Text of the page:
I don't want realism. I want magic!
Yes, yes, magic!
Old French magique late Latin magica from Greek magikē
1) the supposed art of influencing the course of events and of producing extraordinary physical phenomena by the occult control of nature or of spirits; sorcery, witchcraft.
2) an inexplicable and remarkable influence producing surprising results. An enchanting quality.
3) an enchanting quality, exceptional skill or talent.
4) of or pertaining to magic; working or produced by magic.
5) producing surprising results; having a quality of enchantment.
6) change, make or produce (as if) by magic.
This line is from A Streetcar Named Desire, scene nine. Tennessee William’s play opened in New York City in November 1947.
The full quote is ::
BLANCHE: I don’t want realism. I want magic! [Mitch laughs] Yes, yes magic! I try to give that to people. I misrepresent things to them. And if that is sinful, then let be damned for it! – Don’t turn the light on!
[Mitch crosses to the switch. He turns the light on and stares at her. She cries out and covers her face. He turns the light off again.]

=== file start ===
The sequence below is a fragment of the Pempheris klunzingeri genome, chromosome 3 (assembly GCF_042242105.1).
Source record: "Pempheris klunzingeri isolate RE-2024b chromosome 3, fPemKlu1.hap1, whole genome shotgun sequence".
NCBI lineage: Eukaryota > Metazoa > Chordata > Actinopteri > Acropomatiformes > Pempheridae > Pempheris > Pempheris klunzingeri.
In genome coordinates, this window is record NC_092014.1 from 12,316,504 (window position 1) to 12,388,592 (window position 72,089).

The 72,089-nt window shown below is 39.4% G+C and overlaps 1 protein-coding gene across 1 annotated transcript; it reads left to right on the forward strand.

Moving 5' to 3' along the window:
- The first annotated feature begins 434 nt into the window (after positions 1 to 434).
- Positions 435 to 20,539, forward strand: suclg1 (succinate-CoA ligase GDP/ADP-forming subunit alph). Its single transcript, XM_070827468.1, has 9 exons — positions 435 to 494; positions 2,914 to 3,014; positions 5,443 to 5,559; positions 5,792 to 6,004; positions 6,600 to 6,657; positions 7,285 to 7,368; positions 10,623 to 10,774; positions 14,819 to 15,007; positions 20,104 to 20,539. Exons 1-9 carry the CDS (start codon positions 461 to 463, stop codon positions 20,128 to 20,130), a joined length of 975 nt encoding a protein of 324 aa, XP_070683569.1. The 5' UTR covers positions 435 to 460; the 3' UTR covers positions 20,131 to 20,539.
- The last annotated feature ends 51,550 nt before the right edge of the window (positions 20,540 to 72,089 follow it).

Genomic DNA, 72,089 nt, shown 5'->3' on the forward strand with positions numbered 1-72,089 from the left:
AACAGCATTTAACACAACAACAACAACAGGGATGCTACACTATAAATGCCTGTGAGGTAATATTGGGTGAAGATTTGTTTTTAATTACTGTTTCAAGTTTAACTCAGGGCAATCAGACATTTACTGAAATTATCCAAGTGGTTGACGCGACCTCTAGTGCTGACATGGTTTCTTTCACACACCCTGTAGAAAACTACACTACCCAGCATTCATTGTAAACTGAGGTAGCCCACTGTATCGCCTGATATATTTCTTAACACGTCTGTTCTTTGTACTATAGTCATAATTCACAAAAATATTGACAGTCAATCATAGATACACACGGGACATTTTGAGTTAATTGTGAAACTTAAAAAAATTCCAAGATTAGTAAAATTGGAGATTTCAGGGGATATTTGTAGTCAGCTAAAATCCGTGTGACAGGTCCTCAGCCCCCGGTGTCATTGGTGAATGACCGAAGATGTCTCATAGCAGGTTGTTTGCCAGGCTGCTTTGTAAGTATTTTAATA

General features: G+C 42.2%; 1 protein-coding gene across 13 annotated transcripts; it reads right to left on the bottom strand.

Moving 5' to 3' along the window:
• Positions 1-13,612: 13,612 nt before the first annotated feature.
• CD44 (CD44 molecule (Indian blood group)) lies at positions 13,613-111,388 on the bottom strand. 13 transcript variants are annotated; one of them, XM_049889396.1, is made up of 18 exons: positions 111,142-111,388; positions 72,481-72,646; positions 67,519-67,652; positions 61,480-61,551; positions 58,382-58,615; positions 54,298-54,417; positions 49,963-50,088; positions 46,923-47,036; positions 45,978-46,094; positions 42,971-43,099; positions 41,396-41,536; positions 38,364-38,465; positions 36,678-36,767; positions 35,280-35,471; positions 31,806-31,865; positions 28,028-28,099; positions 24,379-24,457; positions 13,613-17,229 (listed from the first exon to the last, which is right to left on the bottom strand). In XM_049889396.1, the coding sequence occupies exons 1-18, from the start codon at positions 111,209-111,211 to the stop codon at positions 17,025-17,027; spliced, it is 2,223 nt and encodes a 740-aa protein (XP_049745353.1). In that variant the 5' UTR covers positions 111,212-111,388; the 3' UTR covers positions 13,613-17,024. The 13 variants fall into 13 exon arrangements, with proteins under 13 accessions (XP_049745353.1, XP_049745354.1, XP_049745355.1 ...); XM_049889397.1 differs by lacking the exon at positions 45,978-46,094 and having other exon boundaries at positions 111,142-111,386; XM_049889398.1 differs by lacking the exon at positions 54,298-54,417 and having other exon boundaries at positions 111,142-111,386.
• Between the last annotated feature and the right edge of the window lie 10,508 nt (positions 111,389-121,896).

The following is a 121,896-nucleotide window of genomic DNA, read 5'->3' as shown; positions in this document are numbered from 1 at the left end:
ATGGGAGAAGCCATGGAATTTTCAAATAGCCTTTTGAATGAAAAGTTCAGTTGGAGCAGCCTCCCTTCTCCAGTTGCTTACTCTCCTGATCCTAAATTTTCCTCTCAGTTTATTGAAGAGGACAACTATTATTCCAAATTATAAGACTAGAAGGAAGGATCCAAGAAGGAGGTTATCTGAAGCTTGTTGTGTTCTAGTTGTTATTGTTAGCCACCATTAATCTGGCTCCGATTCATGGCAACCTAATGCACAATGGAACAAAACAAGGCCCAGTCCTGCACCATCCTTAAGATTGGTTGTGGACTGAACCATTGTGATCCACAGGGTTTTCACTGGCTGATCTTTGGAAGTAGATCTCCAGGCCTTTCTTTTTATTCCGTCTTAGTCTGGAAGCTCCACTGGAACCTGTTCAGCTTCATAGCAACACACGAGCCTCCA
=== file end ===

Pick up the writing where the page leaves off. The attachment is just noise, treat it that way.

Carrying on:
MITCH [slowly and bitterly] I don’t mind you being older than what I thought. But all the rest of it – Christ! That pitch about your ideals being so old-fashioned and all the malarkey that you’ve dished out all summer. Oh, I knew you weren’t sixteen any more. But I was a fool enough to believe you was straight.
Tennessee Williams lived from 1911 to 1983. Along with Eugene O’Neill and Arthur Miller, he is one of our most treasured playwrights of the 20th century. He won the Nobel Prize for Literature in 1995.
For those of us who live with illness and physical discomfort every day, we understandably have trouble facing the reality of our lives. And it can seem mighty lonely. But we are not alone. And we seek and can often find magic and those enchanting qualities to life.